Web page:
- About Us
- Local Savings
- Green Editions
- Legal Notices
- Weekly Ads
$600,000 of budget cuts loom for Mercer Island
The Mercer Island City Council has approved raising property taxes by the maximum one percent and is expected to finalize its two-year budget next Monday without any drastic cutbacks, despite projected decreases in revenue and high inflation.
Finance Director Chip Corder characterized much of the changes as shifting job positions and funds, but did not propose any new hires for full-time positions or recommend cutting any jobs as a result of the declining local and national economy. According to Corder, the city’s bottom line for its general fund from 2008 to 2009 will be down by 3.2 percent but up 5.4 percent in 2010 because of inflation costs. Corder also recommended that the city cut spending in the general fund by $592,000 next year and by $442,000 in 2010 to balance the budget.
“Keep this bottom line,” Corder said in early November. “You will see some increases and some decreases, but keep this in mind. We have the budget carved out.”
During the Nov. 17 City Council meeting, the Council unanimously decided to accept the city manager’s recommendation to raise the property tax by the state-permitted maximum amount of one percent. Corder said that he had to rewrite his budget the same day that he presented it because the stock market crash and national economy significantly affected his revenue forecasts made in October. With those diminished forecasts, raising property taxes would be needed to balance the budget.
“Given the current economic downturn, which has impacted sales tax and development fees significantly, and the current rate of inflation as measured by the Seattle metro area (6.2 percent in June and August 2008), the proposed 2009-2010 budget includes a one percent optional increase in the 2009 regular levy,” the city document states.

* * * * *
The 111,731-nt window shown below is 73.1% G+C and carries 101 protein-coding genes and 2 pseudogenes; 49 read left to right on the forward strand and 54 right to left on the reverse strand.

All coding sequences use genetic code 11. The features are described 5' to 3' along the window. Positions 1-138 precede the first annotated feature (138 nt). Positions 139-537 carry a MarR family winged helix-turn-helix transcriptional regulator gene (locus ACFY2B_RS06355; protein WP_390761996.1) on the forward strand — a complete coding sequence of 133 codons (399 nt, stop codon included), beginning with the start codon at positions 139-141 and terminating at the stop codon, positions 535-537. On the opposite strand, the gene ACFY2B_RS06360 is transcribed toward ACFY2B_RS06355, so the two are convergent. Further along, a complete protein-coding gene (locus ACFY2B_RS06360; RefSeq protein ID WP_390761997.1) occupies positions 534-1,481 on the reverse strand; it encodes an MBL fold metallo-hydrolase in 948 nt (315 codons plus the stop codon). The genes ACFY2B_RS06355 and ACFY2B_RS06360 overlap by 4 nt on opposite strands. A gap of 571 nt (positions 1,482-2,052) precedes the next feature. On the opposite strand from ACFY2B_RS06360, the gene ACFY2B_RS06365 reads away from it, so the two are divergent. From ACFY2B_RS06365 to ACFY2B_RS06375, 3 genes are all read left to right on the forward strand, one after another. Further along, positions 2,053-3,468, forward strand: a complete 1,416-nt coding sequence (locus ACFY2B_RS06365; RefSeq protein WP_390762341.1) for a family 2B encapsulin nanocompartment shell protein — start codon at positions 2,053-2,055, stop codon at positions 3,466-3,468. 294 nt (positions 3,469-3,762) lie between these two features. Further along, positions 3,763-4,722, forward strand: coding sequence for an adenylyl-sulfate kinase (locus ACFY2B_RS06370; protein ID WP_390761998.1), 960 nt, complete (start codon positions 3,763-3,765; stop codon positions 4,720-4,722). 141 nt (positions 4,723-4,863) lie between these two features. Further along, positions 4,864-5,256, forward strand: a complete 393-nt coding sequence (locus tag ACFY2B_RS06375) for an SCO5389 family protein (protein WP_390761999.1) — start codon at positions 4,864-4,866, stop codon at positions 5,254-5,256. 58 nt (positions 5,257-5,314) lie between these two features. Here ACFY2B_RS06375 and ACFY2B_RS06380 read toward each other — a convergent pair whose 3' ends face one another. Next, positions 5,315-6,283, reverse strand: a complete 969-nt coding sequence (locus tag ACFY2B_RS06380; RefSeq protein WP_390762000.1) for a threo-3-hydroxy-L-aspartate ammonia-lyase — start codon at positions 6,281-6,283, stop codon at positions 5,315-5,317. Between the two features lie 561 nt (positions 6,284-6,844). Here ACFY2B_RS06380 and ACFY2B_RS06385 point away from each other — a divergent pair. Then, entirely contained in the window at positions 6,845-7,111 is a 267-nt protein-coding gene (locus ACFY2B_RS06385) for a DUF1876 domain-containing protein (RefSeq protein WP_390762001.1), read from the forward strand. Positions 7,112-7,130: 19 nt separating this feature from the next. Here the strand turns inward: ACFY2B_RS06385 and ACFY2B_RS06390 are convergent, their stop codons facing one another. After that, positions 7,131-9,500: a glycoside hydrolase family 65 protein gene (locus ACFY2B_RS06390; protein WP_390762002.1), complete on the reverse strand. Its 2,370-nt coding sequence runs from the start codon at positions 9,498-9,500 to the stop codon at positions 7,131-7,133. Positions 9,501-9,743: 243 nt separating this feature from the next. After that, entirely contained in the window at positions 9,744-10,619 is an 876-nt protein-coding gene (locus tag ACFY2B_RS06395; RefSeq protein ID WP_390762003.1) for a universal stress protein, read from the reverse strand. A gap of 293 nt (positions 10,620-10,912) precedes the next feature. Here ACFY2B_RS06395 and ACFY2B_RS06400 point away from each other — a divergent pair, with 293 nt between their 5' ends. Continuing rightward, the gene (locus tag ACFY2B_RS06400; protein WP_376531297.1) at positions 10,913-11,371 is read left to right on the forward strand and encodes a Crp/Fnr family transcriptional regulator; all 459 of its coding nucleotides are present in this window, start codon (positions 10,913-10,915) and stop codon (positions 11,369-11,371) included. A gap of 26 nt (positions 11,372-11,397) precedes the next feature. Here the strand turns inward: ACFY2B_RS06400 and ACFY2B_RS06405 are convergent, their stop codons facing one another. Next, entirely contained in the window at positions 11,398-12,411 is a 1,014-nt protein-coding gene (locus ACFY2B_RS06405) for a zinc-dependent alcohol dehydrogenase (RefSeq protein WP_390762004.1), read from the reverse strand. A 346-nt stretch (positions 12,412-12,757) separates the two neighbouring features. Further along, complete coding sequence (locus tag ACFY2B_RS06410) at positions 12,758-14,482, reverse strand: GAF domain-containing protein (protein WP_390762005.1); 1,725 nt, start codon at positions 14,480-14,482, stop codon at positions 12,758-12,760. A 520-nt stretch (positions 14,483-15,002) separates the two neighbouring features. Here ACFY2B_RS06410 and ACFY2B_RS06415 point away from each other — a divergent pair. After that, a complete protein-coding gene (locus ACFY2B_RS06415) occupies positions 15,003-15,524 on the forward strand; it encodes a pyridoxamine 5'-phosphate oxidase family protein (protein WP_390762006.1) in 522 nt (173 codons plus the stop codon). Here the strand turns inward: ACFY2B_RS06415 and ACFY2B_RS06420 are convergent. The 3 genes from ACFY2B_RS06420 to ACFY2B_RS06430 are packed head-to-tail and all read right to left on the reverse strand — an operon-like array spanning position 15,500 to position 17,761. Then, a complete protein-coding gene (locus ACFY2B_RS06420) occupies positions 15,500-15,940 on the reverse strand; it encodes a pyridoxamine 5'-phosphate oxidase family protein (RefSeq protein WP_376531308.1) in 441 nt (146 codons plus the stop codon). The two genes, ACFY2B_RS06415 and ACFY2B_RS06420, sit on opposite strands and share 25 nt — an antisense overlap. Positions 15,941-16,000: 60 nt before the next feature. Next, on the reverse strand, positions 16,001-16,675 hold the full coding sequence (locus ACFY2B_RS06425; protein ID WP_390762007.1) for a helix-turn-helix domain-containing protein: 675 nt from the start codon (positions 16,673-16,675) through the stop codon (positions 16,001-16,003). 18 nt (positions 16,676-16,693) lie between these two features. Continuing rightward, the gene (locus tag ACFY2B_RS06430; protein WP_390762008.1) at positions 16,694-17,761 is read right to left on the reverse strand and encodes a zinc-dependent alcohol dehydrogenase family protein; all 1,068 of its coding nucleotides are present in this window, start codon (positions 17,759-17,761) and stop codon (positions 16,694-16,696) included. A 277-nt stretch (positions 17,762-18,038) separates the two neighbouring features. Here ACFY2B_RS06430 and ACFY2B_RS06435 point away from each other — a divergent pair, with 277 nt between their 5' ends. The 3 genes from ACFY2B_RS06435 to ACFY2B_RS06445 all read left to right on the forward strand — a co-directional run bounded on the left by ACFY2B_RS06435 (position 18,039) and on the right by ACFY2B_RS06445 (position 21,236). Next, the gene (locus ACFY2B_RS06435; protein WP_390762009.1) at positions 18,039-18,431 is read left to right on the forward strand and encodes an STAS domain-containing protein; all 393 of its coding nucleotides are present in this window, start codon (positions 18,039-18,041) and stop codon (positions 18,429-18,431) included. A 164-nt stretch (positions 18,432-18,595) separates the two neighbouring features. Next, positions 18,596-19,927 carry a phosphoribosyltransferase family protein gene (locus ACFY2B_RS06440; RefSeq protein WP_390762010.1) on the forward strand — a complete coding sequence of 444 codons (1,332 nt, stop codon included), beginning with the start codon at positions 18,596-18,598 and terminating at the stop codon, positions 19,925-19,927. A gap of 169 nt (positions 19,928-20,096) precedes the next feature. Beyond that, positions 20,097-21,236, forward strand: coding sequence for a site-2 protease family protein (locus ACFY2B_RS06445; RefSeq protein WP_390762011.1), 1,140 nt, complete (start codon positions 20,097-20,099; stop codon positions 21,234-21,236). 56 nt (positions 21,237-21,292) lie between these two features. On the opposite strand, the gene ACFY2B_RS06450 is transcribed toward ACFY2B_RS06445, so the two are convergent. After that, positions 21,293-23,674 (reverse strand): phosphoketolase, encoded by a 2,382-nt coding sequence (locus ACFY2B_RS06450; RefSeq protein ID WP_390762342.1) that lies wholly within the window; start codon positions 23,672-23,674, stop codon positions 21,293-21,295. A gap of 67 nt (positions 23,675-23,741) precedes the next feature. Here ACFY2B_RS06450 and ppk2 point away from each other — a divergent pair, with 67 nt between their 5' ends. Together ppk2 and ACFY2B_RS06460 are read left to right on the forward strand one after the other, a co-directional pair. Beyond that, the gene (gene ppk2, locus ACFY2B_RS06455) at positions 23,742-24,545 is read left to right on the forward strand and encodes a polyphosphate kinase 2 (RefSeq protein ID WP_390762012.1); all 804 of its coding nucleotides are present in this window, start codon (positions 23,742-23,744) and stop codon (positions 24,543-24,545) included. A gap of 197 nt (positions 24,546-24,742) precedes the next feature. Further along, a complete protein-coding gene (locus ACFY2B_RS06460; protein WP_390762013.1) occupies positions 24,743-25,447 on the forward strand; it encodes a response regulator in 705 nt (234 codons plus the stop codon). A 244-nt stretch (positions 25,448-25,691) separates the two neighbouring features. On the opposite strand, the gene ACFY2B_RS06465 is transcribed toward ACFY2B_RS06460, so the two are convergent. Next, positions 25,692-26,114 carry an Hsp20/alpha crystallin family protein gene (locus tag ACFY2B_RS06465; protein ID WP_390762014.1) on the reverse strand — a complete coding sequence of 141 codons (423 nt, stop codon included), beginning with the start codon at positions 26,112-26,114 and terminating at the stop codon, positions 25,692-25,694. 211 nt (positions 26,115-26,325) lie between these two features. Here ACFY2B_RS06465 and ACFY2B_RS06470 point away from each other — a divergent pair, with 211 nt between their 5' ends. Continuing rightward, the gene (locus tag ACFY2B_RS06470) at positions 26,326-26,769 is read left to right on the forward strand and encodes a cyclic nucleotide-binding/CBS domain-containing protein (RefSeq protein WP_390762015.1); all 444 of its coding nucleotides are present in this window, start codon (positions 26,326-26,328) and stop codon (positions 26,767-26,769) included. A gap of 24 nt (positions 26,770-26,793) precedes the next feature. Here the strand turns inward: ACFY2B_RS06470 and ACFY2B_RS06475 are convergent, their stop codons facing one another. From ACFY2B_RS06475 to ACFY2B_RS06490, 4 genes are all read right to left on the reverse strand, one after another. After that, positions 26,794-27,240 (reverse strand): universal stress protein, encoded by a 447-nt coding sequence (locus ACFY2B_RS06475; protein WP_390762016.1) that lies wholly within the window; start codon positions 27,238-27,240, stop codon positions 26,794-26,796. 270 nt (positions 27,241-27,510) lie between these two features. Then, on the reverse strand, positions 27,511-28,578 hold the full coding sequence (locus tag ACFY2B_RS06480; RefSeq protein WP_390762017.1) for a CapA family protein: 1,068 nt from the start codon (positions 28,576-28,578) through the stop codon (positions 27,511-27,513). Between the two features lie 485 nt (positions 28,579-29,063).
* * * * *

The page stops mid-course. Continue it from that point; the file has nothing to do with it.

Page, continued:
In all, the city is expected to raise $10.4 million from property taxes in 2009. Nearly $1 million of that will go to maintaining Island parks as part of the levy lid lift approved in the Nov. 4 election. Two years ago, City Manager Rich Conrad recommended not raising the property tax, but the Council decided to use the allowed 1 percent, a total of $147,000 toward new fire trucks. In all, the city banked $9.2 million from the regular property tax levy in 2008.
The city expects to spend a total of $127 million over the next two years, with a total of $48 million in the general fund for 2009 and 2010. The general fund constitutes the largest non-capital fund and provides for such basic government services as police and fire protection, street and park maintenance, recreation, and building and engineering services. In 2009, general fund expenditures are budgeted at $23.8 million, while in 2010 they are $24.9 million.
Other costs to be incurred by the city are for water service, sewer and storm water utilities. Salaries and wages make up 21 percent of expenditures.
Revenues down, utility fees up
The largest source of revenues for the city is from charges for services, which is largely generated from the water and sewer utility rates. For 2009 and 2010, respectively, the city is forecasting revenues of $69.6 million and $58.2 million. It is anticipated that the city’s water rates will be raised an average of 10.5 percent in 2009 and 10 percent in 2010.
Other service charges include recreation fees, counseling fees and Thrift Shop sales. The second largest source of revenue is the property tax paid by Island residents and businesses. Property taxes are budgeted at $10 million in 2009 and $10.2 million in 2010. Corder told Council members that the number of home sales expected in 2009 is only 240 in 2009 and 300 in 2010.
“That’s the lowest ever amount of sales expected this year,” Corder said of his forecasted real estate sales tax revenues.
However, the average sales price has “been peculiar,” Corder said and he does not see a decrease in the average sales price. The city plans to spend $3.9 million in street repairs during the next two years with a total of 19 projects. Funds for such projects come from property sales.
Sales taxes, real estate excise taxes, utility taxes, and state-shared revenues amount to $12.7 million in 2009. Together, these six revenues account for over 71 percent of the total city resources.
According to Glenn Boettcher, the city’s maintenance director, one significant increase in his department expected in the next two years is the result of successful biannual recycling events. While the recycling days have typically been funded through county grants, Boettcher said, the demand for what the city collects for electronics and onsite document destruction is leaving the city to pick up parts of the tab. Boettcher said that during the last event, held in October, the city disposed of six tons of confidential documents, 23 tons of scrap metal and appliances and a total of 122 computer monitors.